No, they all have their own way of making it. And the way that I come up with proteins has a Mexican influence in mind, but I’m going to make lechon kawali for the pork in the dish. In a way, I stir-fry it instead of roasting it. So it’s crazy because it’s this weird kind of blend of Mexican flavors, but through a Filipino lens.
Speaking of lechon, you’re sharing that recipe with us, along with kamaboko dip, poke, chicken hekka, and andagi. Why did you want to share those specific recipes?
I’m always thinking of a meal, of being busy or how it’s going to be. First, I got to make something that’s quick that I can eat while I’m still cooking. I’ll make the kamaboko dip first so that people, my family, we’re eating before we’re actually sitting down for dinner. There’s always snacks out before dinner. “You’re going to ruin your appetite.” I never understood that; no, we’re eating all the way up to the dinner. That’s the big finale. That’s how it is. But kamaboko dip is something super fun and easy; my kids love it. And it’s something that you find, again, only in Hawai’i. I don’t know, maybe they have it in other places, but it’s very significant to Hawai’i. Everybody loves kamaboko dip.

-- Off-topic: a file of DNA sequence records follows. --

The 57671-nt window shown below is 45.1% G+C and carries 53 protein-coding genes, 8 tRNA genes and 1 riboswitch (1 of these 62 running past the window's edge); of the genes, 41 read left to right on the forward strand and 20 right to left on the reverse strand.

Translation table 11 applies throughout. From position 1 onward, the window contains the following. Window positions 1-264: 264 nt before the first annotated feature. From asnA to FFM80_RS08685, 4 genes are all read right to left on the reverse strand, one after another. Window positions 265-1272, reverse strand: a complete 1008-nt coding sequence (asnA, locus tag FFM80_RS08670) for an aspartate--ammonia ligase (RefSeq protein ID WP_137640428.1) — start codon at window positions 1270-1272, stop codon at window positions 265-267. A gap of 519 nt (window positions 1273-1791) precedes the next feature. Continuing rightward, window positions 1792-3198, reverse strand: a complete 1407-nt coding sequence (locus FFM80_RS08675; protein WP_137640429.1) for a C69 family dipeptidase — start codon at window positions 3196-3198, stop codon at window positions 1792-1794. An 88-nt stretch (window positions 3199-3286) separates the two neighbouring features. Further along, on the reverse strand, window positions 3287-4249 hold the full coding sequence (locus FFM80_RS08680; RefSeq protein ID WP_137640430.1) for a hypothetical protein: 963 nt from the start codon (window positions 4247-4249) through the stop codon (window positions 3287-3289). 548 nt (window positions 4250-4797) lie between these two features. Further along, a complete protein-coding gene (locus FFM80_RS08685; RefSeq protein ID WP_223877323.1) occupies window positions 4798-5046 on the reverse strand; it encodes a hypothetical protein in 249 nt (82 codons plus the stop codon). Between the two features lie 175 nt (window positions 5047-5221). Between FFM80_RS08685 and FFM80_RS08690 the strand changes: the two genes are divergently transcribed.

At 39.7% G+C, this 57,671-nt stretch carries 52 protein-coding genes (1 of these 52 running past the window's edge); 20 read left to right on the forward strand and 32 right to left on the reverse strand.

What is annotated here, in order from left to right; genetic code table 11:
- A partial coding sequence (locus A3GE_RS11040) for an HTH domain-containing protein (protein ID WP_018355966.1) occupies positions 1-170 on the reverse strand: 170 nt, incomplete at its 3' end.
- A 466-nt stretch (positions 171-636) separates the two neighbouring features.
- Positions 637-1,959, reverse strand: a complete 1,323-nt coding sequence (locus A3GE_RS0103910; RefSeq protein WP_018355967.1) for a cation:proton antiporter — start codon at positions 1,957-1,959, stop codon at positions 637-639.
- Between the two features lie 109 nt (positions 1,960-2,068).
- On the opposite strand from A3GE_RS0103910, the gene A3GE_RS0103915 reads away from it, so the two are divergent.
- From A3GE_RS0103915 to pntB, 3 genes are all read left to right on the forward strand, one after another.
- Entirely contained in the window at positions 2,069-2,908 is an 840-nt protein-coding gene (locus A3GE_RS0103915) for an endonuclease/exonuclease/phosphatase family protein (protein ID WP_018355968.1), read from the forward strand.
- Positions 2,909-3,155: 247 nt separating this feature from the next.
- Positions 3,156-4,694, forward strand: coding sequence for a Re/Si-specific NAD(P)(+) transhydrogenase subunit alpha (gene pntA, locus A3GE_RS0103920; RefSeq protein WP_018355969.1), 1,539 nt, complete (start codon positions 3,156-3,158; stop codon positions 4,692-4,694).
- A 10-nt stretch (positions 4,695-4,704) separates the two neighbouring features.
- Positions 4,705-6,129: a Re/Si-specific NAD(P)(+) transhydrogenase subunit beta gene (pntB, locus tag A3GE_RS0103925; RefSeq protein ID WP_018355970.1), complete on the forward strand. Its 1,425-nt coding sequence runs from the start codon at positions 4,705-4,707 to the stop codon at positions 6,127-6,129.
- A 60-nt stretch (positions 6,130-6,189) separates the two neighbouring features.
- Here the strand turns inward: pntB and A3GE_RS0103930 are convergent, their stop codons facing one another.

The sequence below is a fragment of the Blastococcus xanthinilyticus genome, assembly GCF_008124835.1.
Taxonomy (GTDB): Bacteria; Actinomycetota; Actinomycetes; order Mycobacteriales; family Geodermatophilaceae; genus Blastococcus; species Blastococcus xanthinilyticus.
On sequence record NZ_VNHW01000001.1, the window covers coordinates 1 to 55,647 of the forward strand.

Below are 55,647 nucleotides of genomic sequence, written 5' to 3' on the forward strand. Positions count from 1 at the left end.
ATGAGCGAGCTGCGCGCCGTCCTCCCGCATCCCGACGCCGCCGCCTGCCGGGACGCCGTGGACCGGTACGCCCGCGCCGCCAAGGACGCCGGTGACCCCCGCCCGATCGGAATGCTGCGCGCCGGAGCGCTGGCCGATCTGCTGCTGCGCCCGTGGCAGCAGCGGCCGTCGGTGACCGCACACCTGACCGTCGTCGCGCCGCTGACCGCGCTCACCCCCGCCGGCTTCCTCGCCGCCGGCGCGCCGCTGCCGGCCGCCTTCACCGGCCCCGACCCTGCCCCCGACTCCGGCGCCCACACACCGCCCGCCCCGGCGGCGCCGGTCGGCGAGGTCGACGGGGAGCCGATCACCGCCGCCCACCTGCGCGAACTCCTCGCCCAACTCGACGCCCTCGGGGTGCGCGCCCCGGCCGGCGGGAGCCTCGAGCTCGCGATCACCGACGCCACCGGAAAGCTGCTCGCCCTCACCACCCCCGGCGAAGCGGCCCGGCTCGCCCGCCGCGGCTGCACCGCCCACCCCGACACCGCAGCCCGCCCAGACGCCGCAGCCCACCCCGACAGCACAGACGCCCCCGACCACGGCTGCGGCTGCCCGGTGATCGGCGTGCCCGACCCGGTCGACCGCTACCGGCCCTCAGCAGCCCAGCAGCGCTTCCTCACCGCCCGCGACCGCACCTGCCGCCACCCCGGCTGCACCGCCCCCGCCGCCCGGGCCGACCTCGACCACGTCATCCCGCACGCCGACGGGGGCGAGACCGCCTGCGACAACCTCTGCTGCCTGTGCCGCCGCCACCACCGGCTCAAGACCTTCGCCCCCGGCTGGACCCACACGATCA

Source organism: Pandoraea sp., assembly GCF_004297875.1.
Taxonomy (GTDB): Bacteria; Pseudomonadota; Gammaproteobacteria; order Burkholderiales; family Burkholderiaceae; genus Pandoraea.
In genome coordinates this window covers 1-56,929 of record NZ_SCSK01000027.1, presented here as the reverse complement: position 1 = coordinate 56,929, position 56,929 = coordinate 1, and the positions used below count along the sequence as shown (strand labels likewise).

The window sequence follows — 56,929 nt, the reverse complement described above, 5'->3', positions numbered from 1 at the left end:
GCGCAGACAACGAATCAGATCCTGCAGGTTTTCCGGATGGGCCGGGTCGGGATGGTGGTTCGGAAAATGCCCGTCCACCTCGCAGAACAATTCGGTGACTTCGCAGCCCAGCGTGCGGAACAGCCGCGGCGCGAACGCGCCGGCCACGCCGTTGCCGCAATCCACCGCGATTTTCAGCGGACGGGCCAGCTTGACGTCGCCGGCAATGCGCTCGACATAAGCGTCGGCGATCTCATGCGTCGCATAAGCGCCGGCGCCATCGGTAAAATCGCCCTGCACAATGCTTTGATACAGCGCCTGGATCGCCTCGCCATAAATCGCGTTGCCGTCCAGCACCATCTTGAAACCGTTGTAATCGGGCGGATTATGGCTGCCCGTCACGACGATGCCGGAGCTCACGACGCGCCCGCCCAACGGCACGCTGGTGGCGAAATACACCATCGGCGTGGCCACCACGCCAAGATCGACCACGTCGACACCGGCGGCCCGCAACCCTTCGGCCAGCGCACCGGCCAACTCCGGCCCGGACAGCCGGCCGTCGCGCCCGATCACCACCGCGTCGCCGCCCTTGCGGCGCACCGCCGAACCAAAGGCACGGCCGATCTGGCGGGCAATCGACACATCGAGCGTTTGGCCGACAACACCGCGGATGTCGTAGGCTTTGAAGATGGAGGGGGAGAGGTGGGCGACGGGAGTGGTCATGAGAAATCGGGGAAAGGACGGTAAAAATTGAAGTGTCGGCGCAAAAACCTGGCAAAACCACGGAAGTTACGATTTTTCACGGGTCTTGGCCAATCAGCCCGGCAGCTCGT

Do you have a personal connection to all of the recipes that you chose to share with us?
I think they’re a very a great snapshot of Hawai’i, pulling from all these different cultures, all coming together. Kamaboko dip is kind of American cream cheesy, but it has Japanese layers to it; it has a sushi-esque kind of mindset behind it.
And then having an indigenous host culture that was amazing: the Hawaiians. If everybody could have that mindset, our world would be perfect because these Hawaiians thought of everything, and they had a perfect society before we all showed up to Hawai’i. And I’ll showcase that in the poke. Hekka, again, it’s something that you only find in Hawai’i, although it has Japanese roots. Hekka is distinguishably Hawai’i.